While hiking the Appalachian Trail back in 2015, I met a few guys on a mission to leave the trail better than they found it. They looked like normal thru-hikers: short shorts, dirty hair, beards; but they were carrying much more than backpacks. In each of their hands were trash bags full of garbage removed from the trail and surrounding campsites. Thru-hikers are notorious for counting pounds and minimizing weight; when hiking 2200 miles, the lighter the backpack, the better. I was, of course, curious about what these guys were up to. As it turns out, the three of them were the Packing It Out team, and their goal was to collect over 1,000 pounds of trash from the Appalachian Trail. They were wildly successful on the AT, then on the Pacific Crest Trail in 2016, then on a 5,000+ mile bike ride across the country in 2017. I don’t know their exact totals, but my guess is that they’ve removed over 3,000 pounds of trash from America’s trails, parks, and public lands.
The Packing It Out crew caught the attention of Granite Gear, a Minnesota-based company known for their high-quality lightweight backpacking and canoe-trekking gear, at Appalachian Trail Days in 2015. Granite Gear loved what the team was doing and decided to create an even bigger team of hikers committed to cleaning up public lands called The Groundskeepers. The 2017 team of 17 hikers packed out over 1,100 pounds of trash from long distance trails (including the Appalachian Trail, Pacific Crest Trail, and Continental Divide Trail). The inaugural Groundskeepers crew was made up of only thru-hikers, but in 2018 Granite Gear opened the application to section and day hikers as well. This is where we come in.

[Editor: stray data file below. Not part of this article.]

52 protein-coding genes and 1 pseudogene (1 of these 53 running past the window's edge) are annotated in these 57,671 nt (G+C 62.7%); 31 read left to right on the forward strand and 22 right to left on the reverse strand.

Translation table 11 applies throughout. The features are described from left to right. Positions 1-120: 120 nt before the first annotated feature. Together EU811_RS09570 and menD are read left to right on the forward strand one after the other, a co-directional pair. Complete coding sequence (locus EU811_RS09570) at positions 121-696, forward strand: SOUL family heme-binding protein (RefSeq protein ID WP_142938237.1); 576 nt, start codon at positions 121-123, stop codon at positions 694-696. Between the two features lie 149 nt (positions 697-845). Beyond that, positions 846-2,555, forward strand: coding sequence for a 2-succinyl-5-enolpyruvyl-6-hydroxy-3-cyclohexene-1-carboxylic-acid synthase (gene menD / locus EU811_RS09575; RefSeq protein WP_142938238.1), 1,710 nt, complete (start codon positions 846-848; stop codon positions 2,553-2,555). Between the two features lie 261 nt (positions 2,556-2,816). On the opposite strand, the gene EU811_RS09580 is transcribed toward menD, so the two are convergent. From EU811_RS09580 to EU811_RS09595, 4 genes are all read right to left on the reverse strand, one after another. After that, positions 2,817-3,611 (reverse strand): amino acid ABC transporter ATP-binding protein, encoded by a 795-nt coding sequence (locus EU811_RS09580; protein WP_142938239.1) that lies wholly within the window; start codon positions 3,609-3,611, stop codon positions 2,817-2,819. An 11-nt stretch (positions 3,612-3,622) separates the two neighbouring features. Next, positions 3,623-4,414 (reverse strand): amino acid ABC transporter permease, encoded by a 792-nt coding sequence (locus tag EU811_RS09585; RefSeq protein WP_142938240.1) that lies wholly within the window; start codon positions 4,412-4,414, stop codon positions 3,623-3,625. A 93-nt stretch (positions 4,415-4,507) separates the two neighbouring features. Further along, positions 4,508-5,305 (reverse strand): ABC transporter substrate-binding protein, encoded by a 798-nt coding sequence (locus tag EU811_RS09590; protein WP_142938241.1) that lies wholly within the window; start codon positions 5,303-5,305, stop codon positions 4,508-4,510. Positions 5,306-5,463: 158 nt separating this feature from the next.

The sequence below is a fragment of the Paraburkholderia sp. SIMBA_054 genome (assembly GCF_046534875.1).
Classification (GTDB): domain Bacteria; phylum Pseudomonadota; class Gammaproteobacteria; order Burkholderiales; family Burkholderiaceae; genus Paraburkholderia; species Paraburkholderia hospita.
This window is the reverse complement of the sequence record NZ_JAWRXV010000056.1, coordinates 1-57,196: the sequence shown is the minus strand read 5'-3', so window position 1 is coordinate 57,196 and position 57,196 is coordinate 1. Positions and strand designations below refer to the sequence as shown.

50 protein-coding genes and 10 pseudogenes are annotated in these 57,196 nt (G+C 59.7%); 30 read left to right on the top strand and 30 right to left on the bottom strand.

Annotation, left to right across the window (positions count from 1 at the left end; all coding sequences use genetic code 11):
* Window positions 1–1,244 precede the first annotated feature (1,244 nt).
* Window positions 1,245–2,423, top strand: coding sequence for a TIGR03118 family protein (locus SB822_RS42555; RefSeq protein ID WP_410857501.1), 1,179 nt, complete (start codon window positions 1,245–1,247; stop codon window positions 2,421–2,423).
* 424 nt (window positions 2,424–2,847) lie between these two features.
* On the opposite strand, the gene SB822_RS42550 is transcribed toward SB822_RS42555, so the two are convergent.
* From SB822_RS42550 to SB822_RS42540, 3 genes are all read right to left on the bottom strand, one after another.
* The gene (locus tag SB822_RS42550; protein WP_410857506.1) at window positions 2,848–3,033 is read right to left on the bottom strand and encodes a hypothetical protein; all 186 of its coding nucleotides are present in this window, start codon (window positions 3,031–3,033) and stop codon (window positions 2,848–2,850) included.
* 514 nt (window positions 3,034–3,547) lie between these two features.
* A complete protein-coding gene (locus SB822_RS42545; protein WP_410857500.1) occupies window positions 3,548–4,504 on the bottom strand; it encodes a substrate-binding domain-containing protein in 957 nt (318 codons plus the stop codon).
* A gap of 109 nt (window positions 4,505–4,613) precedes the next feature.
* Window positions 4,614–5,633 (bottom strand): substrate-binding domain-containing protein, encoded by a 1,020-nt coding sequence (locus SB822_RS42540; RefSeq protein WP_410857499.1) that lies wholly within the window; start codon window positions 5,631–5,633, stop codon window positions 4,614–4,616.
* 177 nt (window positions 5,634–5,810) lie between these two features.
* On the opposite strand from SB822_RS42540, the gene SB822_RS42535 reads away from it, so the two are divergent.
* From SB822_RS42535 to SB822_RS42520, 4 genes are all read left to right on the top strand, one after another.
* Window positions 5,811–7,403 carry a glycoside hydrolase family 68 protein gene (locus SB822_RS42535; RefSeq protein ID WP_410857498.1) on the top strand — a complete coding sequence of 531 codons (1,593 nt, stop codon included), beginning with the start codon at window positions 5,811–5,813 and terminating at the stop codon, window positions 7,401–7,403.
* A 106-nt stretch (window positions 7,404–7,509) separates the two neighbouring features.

Knowing that we’d be hiking, biking, and running hundreds of miles of trails across the United States in 2018, we applied to be Groundskeepers. We were thrilled to be chosen, and after seven months of “groundskeeping” I can honestly say that being part of this team is one of the highlights of our journey. Granite Gear hooked us up with our choice of backpack (we both chose the Virga 26, which we love), stuff sacks, and trash collecting gear (gloves, bags, scales), and Altra sent us each a couple pairs of trail running shoes. Of course it’s awesome to receive free gear, but being Groundskeepers has given our adventure a bigger purpose. We are, and have always been, passionate about taking care of the trails we play on, and being part of the Groundskeepers team gives us a broader platform to share that passion. We’ve had countless conversations with strangers on trails about what we’re doing, and we are hopeful that we’ve inspired at least a few others to pick up trash while they’re hiking. To date, we’ve removed over 200 pounds of trash from trails and campsites across the west, and we’re excited to keep cleaning up public lands as we go.
Being Groundskeepers has also given us the opportunity to get to know the folks who run Granite Gear, as well as several other members of the Groundskeeper team. I am not exaggerating when I say these people are amazing human beings who care deeply about others, the environment, and making exceptional products. We are truly honored to be associated with such an outstanding company.
In May, we traveled to Grand Teton National Park to meet Granite Gear’s filmmaker/videographer, Judson. In true Granite Gear fashion, Judson is also an amazing person that we really enjoyed getting to know. Over a weekend, he came along as we rode bikes, hiked, and hung out at our campsite, and he made a short film about our journey as van dwellers and Groundskeepers. The film was recently released, and we’re excited to share it with you.
For more information about the organizations and companies I mentioned in this post, check out their websites: